One important initiative to enhance service delivery is the integration of backend data and sharing of essential beneficiary information across providers. We are developing the Social Service Net (SSNet) for this purpose. When completed, SSNet will enable caseworkers to have a more complete picture and a more-coordinated help plan. Families with multiple needs will not have to repeat the same information to different service providers or caseworkers, thus enabling more timely assistance with greater ease. The SSNet will also enable you to exchange information with professionals in other social service agencies. There will of course be safeguards on data confidentiality and sharing.
To improve service delivery, we must be prepared to experiment. At Taman Jurong for example, MSF is looking into having a provider offer family services at the SSO. Another concept we could consider is the integration of services for vulnerable families and elderly staying at the rental blocks through the co-location of FSC and SAC. Will these deliver better services? Well … if we do not try, we will never know! I hope some of you will game enough to try along with us. Please also share your other ideas with us.
The third area where all of us want to do better is Professionalism.
The key to more effective and impactful FSC services lies not just in clearer focus and better service delivery systems. It takes passionate people with skills to help those in need. I know that many FSC staff aspire to deepen their professional knowledge and competencies. This is why practice standards, professional development and good HR practices are important.
We are now working very hard together on the Code of Social Work Practice standards for FSCs. With the Code, and its accompanying training and guides, FSCs can speak the same language and use common assessment tools in evaluating the circumstances and needs of a family. The Code will also help guide intervention. It will be relevant to all FSC practitioners involved in the delivery of social work practice. I would like to thank the Master Social Workers like Yean Wun and Puay Wun for helping us to develop and operationalise the Code. I also thank the Committee of Practice Standards for providing valuable inputs and leadership to the various implementation workgroups.
Besides the Code, we also hope to work with you to strengthen the development of all FSC practitioners (including social workers, counsellors, psychologists, social work associates). This requires all of us to invest more in providing opportunities for professional growth. What is needed goes beyond funding. It also requires progressive HR practices at each Centre, including strong support for professional practice, and attention and priority for training and supervision.
The journey which we are embarking on towards better focus, service and professionalism is challenging. Sometimes, it may even be painful.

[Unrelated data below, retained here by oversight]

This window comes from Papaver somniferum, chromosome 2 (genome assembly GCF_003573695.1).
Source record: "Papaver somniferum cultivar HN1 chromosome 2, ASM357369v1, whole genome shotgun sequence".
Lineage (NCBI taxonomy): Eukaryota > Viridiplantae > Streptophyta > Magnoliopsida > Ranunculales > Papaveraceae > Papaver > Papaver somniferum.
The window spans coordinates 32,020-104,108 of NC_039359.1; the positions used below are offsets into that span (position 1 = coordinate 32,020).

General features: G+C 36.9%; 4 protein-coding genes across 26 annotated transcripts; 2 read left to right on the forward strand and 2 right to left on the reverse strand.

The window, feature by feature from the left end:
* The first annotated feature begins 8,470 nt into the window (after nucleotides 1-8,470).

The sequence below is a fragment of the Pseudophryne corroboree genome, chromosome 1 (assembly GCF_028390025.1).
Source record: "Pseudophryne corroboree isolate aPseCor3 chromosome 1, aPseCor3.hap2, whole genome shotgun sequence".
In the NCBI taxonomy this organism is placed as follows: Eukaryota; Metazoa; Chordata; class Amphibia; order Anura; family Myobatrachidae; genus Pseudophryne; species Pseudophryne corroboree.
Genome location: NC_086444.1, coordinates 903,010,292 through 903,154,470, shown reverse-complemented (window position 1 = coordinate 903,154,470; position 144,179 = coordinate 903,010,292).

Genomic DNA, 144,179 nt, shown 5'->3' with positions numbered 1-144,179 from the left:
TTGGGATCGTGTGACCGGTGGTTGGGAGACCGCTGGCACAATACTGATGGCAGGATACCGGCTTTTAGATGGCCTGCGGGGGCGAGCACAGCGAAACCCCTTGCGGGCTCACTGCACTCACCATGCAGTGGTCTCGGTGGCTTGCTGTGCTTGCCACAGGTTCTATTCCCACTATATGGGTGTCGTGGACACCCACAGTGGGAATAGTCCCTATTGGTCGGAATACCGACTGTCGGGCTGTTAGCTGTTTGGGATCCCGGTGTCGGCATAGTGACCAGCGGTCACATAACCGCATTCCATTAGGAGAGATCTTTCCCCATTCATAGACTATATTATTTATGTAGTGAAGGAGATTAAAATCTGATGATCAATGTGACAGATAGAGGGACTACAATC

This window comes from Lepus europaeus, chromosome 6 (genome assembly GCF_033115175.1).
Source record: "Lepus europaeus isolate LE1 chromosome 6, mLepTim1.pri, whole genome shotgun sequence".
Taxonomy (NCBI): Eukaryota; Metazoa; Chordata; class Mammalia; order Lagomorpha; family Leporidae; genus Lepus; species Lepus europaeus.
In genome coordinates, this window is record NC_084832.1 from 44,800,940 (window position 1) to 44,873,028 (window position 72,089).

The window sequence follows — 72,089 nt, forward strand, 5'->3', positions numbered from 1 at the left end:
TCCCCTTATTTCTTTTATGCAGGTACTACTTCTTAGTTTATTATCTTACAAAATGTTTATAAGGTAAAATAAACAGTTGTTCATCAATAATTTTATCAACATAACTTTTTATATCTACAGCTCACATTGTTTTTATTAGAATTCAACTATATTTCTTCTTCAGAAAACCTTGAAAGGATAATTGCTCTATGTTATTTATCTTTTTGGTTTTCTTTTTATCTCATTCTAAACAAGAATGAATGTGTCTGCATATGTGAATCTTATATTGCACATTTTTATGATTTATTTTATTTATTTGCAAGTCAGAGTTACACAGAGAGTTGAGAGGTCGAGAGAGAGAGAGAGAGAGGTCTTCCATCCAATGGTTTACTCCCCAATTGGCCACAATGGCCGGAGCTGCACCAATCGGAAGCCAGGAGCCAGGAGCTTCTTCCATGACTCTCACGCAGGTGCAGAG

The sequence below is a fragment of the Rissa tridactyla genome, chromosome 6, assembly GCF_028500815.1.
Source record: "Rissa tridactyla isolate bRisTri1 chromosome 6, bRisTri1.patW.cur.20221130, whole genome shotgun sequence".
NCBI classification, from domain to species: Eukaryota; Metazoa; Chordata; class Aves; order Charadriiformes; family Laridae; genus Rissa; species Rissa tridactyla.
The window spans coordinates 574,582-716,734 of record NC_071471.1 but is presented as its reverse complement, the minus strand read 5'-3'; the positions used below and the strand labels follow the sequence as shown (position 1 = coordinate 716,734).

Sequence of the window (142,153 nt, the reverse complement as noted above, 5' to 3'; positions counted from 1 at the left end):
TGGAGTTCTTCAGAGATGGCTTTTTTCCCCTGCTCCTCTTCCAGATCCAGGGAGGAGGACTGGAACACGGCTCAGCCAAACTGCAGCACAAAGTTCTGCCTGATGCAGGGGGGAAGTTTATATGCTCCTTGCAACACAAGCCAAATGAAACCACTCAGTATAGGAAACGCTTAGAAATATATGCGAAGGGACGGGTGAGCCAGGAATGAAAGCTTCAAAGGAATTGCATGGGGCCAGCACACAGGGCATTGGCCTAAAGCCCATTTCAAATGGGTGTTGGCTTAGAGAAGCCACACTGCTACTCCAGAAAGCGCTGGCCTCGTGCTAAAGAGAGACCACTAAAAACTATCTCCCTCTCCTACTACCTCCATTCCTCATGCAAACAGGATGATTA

Yet, turning back or moving too slowly is not an option. If we turn back, we would have failed the families who need better support from us. If we slow down, we would have failed ourselves and one another.
MSF will journey with you. You have my commitment that we will work alongside you in charting direction, planning, securing resources and providing support.
We will continue to consult, engage and take into account your inputs. We remain open to adjusting the plans as long as they do not compromise core goals. In rolling out the SSNet and Code of Practice for example, we engaged many of you. FSC reps are also involved in the workgroups. Your constructive inputs helped us to make useful refinements to the plans.
Where feasible, we will implement initiatives in phases. For example, there are 3 waves of rollout for the Code of Practice. In wave 1, we have AMK FSC (Punggol), Kampong Kapor FSC, Marine Parade FSC and Whispering Hearts FSC. Likewise, a selected few FSCs – THK FSC@Tanjong Pagar, AWWA FSC and Kampong Kapor FSC - were involved in working out referral protocols that will be built into the SSNet. We thank these early adopters who helped smoothened the path for the rest.
MSF will also invest effort and resources in helping you prepare for the upcoming change. Many change management workshops have been organised to bring us along the journey. Those who attended these workshops have found them useful. A change network comprising change sponsors and change ambassadors has also been formed at each FSC.
Each Has a Role
Each one of us here today also has an important role to play in this journey.
For FSC Practitioners, I hope you will take advantage of the renewed focus at the centres, and make use of the enhanced systems, professional standards and training to provide more effective interventions to beneficiaries.
To Supervisors, you serve as role models in guiding your colleagues, helping them adopt and integrate the Code of Practice as part of their every day work, and creating a culture of peer learning and sharing of good practices.
For Executive Directors and Centre Heads, I hope you can build up the organisation along the direction which we are aspiring towards. Support your team and help build their competencies, and allocate the right resources to deliver core services.
To our Chairmen and Board Members, the management and staff will need your backing, especially in focussing the centre, and instituting good HR practices to support staff development & retention.
For this journey to be successful, each of us will have to play our role.
Colleagues and friends, Family Service Centres are central to the transformation of social service sector to meet the changing needs of Singaporeans.
Quietly but surely, the FSC journey towards better focus, service and professionalism has begun.
It will be a challenging journey, but there must be no turning back or slowing down. We must persevere.
I have met many FSC professionals and managers who are committed and proud to serve vulnerable families, no matter how difficult it may be. I have come to admire your passion, persistence and selflessness in putting beneficiaries at the centre of what you do.
Because of you, I am optimistic. If we journey together, this will be a successful and meaningful voyage.
I hope to have you with us on this journey. Thank you